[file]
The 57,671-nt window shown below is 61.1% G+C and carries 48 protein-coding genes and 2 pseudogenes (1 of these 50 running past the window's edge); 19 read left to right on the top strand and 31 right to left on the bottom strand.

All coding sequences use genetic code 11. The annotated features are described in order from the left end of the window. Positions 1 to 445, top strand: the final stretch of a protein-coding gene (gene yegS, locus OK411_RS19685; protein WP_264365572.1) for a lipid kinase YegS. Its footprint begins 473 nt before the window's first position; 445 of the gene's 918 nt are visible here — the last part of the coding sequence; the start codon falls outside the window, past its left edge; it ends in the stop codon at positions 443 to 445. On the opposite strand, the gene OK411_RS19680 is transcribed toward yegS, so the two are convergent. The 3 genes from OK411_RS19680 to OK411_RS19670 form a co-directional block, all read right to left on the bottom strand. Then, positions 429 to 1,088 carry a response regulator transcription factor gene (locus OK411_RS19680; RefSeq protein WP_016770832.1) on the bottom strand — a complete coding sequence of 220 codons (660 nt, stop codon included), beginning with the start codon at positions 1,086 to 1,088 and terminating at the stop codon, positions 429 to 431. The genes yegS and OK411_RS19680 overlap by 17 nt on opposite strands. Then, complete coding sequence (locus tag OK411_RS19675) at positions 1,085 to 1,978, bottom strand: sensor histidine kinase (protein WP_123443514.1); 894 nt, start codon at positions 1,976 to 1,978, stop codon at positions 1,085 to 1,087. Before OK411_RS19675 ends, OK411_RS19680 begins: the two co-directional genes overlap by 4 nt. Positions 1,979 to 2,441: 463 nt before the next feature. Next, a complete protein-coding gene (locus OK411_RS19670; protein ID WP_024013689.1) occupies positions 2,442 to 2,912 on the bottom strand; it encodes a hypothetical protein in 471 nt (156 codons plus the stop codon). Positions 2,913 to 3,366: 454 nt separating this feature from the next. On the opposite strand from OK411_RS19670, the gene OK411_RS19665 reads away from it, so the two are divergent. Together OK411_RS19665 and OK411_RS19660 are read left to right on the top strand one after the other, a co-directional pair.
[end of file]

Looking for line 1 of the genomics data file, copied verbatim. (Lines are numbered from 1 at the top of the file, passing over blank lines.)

The 57,671-nt window shown below is 61.1% G+C and carries 48 protein-coding genes and 2 pseudogenes (1 of these 50 running past the window's edge); 19 read left to right on the top strand and 31 right to left on the bottom strand.